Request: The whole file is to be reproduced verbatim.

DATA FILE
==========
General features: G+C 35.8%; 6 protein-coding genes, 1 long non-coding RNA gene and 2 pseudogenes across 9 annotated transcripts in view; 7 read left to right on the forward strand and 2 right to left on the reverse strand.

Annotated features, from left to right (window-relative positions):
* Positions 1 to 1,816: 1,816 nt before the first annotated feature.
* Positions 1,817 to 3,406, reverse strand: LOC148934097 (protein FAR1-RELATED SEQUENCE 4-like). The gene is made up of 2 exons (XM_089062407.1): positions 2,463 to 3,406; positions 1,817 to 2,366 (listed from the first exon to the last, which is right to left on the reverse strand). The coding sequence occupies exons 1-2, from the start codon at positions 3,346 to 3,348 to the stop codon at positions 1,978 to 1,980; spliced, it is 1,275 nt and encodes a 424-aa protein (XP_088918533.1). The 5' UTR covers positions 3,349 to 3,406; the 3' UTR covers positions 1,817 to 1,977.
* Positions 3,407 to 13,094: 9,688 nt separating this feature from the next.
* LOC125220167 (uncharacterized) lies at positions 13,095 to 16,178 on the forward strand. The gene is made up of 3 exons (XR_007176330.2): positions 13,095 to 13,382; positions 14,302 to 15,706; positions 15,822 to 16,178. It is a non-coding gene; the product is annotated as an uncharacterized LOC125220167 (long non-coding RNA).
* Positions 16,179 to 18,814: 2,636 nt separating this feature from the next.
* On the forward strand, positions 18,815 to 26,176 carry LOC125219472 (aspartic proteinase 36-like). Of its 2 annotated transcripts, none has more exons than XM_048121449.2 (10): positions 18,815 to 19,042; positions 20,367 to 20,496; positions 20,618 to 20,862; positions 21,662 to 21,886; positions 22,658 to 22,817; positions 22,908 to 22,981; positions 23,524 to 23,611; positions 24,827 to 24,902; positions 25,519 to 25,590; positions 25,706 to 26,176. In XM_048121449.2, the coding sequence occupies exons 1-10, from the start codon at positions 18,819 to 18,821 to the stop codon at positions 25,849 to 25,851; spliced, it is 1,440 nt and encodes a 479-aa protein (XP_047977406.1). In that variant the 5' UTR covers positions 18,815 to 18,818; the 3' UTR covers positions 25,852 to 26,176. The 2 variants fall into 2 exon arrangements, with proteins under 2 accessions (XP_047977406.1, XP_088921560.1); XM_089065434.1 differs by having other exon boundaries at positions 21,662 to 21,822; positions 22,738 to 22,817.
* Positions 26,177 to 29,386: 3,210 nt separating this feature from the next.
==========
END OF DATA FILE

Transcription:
General features: G+C 35.8%; 6 protein-coding genes, 1 long non-coding RNA gene and 2 pseudogenes across 9 annotated transcripts in view; 7 read left to right on the forward strand and 2 right to left on the reverse strand.

Annotated features, from left to right (window-relative positions):
* Positions 1 to 1,816: 1,816 nt before the first annotated feature.
* Positions 1,817 to 3,406, reverse strand: LOC148934097 (protein FAR1-RELATED SEQUENCE 4-like). The gene is made up of 2 exons (XM_089062407.1): positions 2,463 to 3,406; positions 1,817 to 2,366 (listed from the first exon to the last, which is right to left on the reverse strand). The coding sequence occupies exons 1-2, from the start codon at positions 3,346 to 3,348 to the stop codon at positions 1,978 to 1,980; spliced, it is 1,275 nt and encodes a 424-aa protein (XP_088918533.1). The 5' UTR covers positions 3,349 to 3,406; the 3' UTR covers positions 1,817 to 1,977.
* Positions 3,407 to 13,094: 9,688 nt separating this feature from the next.
* LOC125220167 (uncharacterized) lies at positions 13,095 to 16,178 on the forward strand. The gene is made up of 3 exons (XR_007176330.2): positions 13,095 to 13,382; positions 14,302 to 15,706; positions 15,822 to 16,178. It is a non-coding gene; the product is annotated as an uncharacterized LOC125220167 (long non-coding RNA).
* Positions 16,179 to 18,814: 2,636 nt separating this feature from the next.
* On the forward strand, positions 18,815 to 26,176 carry LOC125219472 (aspartic proteinase 36-like). Of its 2 annotated transcripts, none has more exons than XM_048121449.2 (10): positions 18,815 to 19,042; positions 20,367 to 20,496; positions 20,618 to 20,862; positions 21,662 to 21,886; positions 22,658 to 22,817; positions 22,908 to 22,981; positions 23,524 to 23,611; positions 24,827 to 24,902; positions 25,519 to 25,590; positions 25,706 to 26,176. In XM_048121449.2, the coding sequence occupies exons 1-10, from the start codon at positions 18,819 to 18,821 to the stop codon at positions 25,849 to 25,851; spliced, it is 1,440 nt and encodes a 479-aa protein (XP_047977406.1). In that variant the 5' UTR covers positions 18,815 to 18,818; the 3' UTR covers positions 25,852 to 26,176. The 2 variants fall into 2 exon arrangements, with proteins under 2 accessions (XP_047977406.1, XP_088921560.1); XM_089065434.1 differs by having other exon boundaries at positions 21,662 to 21,822; positions 22,738 to 22,817.
* Positions 26,177 to 29,386: 3,210 nt separating this feature from the next.